Over the 18 month trial, Liebherr-Mining Equipment Colmar shipped 148 machines/1,600 packages, or 27,000 t, spread over 60 barges. For the environment, this represented a saving of 800,000 km on the road and 868,000 tonnes of CO2 emissions.

River transportation comes with numerous other advantages. With an almost zero accident rate, the river is a safe mode of transport – the absence of traffic saturation and the presence of loading software guarantee the perfect stability of the boats, Liebherr says.

In terms of deadlines, a machine ready for dispatch on Friday morning can be at the seaport (Antwerp or Zeebrugge) on Monday morning. For many types of goods, if the flow is industrialised and if the company commits to a forecast volume, river transport is also a less expensive solution. Liebherr in Colmar was able to save money thanks to river transport.

This pre-haulage strategy initiated by the mining division has opened up a new path in the Liebherr Group. Other factories in the group are now studying the possibility of following the same path, the company says.

ALE does the heavy lifting at South Africa coal operation

ALE recently helped a South Africa coal operation relocate an excavator from one cut to the next as part of the mine plan.

The face shovel excavator required transportation from Kromdraai Colliery in Mpumalanga Province to a new cut in nearby Emalahleni. ALE was able to mobilise at short notice and provide equipment well-suited to a fragile road surface and critical bridge structures, it said.

ALE received the 552 t Terex O&K RH340 face shovel machine from the client at a designated spot on site. A tracked vehicle, it is capable of crawling between different cuts on site by itself. It is, however, not capable of crawling any great distances between sites or on public roads.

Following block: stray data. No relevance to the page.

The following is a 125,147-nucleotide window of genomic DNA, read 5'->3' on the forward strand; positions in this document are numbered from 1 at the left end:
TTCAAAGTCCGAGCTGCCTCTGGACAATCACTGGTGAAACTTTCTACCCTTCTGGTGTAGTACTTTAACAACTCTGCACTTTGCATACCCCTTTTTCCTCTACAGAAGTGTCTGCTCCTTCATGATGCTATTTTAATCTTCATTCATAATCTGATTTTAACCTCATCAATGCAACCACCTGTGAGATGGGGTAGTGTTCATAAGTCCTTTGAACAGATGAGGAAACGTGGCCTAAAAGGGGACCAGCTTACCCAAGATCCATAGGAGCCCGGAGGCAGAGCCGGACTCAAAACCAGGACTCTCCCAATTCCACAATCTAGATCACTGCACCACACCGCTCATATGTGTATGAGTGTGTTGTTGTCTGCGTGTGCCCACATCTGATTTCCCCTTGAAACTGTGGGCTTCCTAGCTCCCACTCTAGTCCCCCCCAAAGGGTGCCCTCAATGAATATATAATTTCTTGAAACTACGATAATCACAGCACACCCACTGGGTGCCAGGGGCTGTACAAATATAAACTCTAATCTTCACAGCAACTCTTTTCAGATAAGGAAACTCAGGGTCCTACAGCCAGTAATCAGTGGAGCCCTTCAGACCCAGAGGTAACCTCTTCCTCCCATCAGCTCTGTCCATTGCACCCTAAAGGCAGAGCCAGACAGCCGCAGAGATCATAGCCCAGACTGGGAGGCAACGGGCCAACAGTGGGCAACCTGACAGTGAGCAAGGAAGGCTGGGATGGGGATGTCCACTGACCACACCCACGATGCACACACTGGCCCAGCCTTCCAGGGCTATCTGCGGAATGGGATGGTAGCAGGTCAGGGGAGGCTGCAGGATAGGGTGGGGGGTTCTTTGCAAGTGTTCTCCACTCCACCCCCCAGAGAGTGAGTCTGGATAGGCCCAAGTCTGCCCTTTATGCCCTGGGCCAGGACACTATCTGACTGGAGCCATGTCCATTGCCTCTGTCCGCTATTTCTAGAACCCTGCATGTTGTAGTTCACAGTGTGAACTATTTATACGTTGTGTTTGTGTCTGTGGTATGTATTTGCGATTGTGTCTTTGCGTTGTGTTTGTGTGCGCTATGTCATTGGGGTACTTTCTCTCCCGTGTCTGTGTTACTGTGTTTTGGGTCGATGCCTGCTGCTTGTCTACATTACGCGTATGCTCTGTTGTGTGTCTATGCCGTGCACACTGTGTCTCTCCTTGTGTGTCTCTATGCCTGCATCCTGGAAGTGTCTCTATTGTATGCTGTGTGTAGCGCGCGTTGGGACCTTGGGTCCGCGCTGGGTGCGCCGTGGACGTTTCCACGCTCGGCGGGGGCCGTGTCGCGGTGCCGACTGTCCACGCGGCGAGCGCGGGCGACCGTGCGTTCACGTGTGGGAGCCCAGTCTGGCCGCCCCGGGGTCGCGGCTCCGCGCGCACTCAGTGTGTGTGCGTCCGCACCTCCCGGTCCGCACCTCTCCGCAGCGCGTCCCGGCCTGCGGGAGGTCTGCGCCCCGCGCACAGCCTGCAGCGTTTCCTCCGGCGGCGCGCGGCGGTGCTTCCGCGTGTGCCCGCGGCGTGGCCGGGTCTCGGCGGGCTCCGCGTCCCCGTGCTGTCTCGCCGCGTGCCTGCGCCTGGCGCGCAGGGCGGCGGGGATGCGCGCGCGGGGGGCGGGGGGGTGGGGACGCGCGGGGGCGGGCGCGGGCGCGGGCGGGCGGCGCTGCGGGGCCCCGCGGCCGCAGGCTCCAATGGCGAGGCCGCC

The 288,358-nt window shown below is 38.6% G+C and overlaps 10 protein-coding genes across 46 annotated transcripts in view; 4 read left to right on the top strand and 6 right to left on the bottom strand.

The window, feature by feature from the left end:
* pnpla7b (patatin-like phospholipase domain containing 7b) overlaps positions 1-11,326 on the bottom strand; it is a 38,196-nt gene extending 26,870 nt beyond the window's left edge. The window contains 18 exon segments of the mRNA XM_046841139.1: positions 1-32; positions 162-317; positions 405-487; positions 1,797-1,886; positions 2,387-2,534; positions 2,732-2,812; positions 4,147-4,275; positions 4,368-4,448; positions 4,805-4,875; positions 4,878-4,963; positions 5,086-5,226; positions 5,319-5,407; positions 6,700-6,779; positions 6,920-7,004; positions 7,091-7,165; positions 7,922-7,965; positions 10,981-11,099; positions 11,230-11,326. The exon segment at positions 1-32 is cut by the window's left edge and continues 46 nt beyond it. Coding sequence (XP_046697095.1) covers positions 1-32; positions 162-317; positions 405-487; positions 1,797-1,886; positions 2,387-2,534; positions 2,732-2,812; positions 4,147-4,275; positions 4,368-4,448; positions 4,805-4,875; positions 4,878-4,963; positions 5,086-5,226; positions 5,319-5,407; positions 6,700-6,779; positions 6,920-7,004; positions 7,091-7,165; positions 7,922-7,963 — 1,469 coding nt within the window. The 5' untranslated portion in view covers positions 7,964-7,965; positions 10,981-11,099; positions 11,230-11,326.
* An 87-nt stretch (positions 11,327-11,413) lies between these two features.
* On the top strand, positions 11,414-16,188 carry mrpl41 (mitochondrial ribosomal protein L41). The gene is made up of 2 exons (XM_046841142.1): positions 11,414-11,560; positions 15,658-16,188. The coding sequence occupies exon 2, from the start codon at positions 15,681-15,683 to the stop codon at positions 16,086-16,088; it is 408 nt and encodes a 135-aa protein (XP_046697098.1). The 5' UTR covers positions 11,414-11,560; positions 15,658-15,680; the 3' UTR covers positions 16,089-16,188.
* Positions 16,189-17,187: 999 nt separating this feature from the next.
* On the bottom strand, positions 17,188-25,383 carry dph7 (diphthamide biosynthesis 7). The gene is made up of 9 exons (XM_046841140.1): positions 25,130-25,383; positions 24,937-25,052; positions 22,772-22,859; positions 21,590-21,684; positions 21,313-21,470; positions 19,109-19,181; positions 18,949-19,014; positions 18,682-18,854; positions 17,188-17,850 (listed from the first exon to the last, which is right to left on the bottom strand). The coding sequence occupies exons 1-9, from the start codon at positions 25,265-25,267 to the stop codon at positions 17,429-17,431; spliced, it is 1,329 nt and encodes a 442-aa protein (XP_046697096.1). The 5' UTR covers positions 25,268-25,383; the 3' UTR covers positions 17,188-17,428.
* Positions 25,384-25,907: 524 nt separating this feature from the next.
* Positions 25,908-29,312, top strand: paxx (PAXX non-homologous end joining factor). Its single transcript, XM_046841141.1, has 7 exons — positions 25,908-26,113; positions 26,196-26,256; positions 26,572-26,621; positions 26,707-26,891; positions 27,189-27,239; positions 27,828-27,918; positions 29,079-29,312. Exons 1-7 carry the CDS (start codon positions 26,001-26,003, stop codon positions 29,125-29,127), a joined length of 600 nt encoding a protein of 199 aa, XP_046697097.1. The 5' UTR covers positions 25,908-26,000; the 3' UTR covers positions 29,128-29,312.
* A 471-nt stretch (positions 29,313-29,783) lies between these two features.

The transportation involved splitting the machine into two primary pieces for transportation: the 291.5 t main machine and the 207.9 t undercarriage. ALE used a four-point lifting system methodology for the splitting procedure, which offered “increased stability over crane-based approaches and was less susceptible to sourcing issues”, it said.

“It was the first time the client had attempted to split any of their machines with this methodology,” ALE said.

The main machine and undercarriage were first decoupled before the former was attached to the four-point lifting system, which was raised to a total height of 8.1 m. “This provided the necessary clearance for the tracks, which were self-propulsive, to be driven out from underneath the suspended main machine,” the company said.

With its ability to strategically deploy equipment around the world, ALE deployed a Goldhofer THP/SL 22-axle trailer for this project. “At 37.8 m length and 4.3 m width, with 1.8 m axle spacing, it was sizeable, however, smaller trailers would not have been able to cross over the critical bridge structures on the route,” ALE said.

The trailer – attached to two prime movers at the front of the trailer and one to the rear each with 28 t ballast – set off along its 25.4 km route. Besides ground pressure, the route had been analysed in advance to make sure its vertical radii didn’t exceed the navigable parameters of the 77.1 m long convoy, the company said.

Arrangements had also been made in advance with a local steel smelting plant, such that high-voltage power lines could be switched off for a small window of time, allowing the machine to pass.

Upon reaching the Emalahleni site, the main machine was staged off onto four stools lined by two 7 m header beams at a height of 1.6 m. The team then returned for the 207.9 t undercarriage, which was lifted by the same four-point lifting system to a clearance of 1.63 m, then transported using the same equipment configuration.

The face shovel was then reattached by the client after its undercarriage was manoeuvred underneath the waiting main machine. It is now at work on site.